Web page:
But for many biologists, tracking mammals that move miles each day and being wary of humans is almost impossible. Enter eDNA. “If we want to restore the ecosystem, we need to understand how our conservation activities affect endangered and threatened species. But in order to do that, we need to be able to identify even the rarest, most embarrassing and most mysterious species, “Michael Schwartz, a senior scientist at the US Forest Service’s National Genomics Center for Wildlife and Fish Conservation in Missoula, Montana, wrote in an email. “We need new technologies, such as the ability to detect airborne environmental DNA,” he said.
Schwartz, who was not involved in the two new studies, is using air, water and soil samples to track large brown bats (Aptesicus fuscas), Whose numbers have been devastated by white-nose syndrome, a fungal disease that came to the United States in 2006. Schwartz and his colleagues published a study in September Journal Biological conservation That examines EDNA samples from soil and water outside caves where bats live. They used an air sample as part of a project to see if they could capture airborne DNA from a bat in Ohio. Six of the seven filtered air samples successfully detected their EDNA in the air, the study said, but the concentration was low despite having 30 bats in the house.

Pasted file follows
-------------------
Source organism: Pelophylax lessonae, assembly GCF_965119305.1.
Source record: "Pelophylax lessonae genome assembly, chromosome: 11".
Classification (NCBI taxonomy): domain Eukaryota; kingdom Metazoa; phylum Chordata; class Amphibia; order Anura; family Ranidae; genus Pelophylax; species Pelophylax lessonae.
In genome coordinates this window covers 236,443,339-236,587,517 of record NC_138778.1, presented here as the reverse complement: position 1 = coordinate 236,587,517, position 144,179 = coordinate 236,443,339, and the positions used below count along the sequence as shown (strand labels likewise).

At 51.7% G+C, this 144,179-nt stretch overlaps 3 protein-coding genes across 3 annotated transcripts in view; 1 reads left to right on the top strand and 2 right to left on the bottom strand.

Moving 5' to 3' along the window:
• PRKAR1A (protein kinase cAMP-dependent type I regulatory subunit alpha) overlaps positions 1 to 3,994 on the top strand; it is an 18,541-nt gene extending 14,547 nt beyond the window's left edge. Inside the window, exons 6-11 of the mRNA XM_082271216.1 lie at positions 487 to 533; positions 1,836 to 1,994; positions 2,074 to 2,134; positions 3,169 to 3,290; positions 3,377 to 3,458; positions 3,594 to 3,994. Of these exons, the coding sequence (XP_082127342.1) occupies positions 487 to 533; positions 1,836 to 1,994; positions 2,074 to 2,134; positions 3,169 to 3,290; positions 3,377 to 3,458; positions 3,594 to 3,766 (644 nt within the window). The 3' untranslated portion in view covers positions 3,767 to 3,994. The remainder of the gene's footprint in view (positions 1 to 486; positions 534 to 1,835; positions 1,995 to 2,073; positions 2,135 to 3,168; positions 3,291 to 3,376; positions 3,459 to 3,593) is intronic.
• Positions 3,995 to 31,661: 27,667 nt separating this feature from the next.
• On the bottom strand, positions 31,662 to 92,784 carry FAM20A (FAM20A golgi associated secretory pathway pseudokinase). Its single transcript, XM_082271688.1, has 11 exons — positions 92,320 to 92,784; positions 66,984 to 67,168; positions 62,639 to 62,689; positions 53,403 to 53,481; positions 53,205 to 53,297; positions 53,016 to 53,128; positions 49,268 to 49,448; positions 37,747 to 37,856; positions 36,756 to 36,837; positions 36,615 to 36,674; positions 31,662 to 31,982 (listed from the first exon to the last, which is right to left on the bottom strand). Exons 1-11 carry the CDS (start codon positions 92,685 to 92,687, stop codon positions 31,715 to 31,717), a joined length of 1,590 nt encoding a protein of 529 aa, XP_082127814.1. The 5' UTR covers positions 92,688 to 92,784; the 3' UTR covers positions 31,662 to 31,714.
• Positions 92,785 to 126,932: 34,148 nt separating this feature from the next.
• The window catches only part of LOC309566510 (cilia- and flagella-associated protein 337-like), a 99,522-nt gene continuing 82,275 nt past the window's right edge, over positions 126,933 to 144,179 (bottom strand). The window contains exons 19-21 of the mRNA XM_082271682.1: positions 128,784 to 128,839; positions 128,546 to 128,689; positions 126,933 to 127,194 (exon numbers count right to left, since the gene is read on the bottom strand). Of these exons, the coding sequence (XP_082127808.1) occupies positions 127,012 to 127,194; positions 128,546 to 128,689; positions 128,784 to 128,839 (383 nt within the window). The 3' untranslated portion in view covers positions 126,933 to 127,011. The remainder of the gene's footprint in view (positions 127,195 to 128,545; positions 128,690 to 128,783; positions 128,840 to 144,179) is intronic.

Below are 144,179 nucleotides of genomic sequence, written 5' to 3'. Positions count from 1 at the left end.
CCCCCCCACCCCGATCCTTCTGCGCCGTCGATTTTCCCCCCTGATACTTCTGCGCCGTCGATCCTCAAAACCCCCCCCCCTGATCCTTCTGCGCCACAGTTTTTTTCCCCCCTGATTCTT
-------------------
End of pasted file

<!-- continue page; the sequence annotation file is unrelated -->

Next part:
Schwartz says his colleagues are refining their air sampling techniques and working on a method of collecting small quantities. DNA from snow. This does not only allow the USFS team to identify which mammal species has recently traveled Over Snowpack, but digging In This allows them to find evidence that a certain species of animal traveled to the area a few months ago. Schwartz’s group published some of the project’s results in its journal Biological conservation In 2019. Using snow tracks to identify shy predators like the Lynx is affordable, efficient and secure, he says.
Will the air-DNA sampling strategy work to track genetic material from individuals? Presumably yes, but not practically, says one expert. “It’s possible, but it would be a little more challenging for anyone who uses eDNA to sample aquatic habitats,” said Melania Kristescu, an associate professor of ecological genomics at McGill University. Bits of human DNA from hair, saliva, blood, or other genetic material left on the surface are easier to analyze than air. (Swiss researchers have recently solved a family ancestry mystery using DNA from postage stamps Stuck on a World War I postcard, showing the stability of molecules under certain conditions.) But it will take longer to get large enough samples of airborne genetic material, and researchers have to be very careful not to allow their own DNA. To contaminate the filter.
Along with airborne DNA, weather is also a factor. Sampling may not work as well in rainy or windy weather, as these conditions can clear the air of DNA-carrying particles. It is also not clear how well the molecule will hold under heat or bright sunlight. “Does solar radiation cause DNA damage? Probably, but we don’t know the rate,” says Claire. “We don’t know how far the wind can spread DNA. “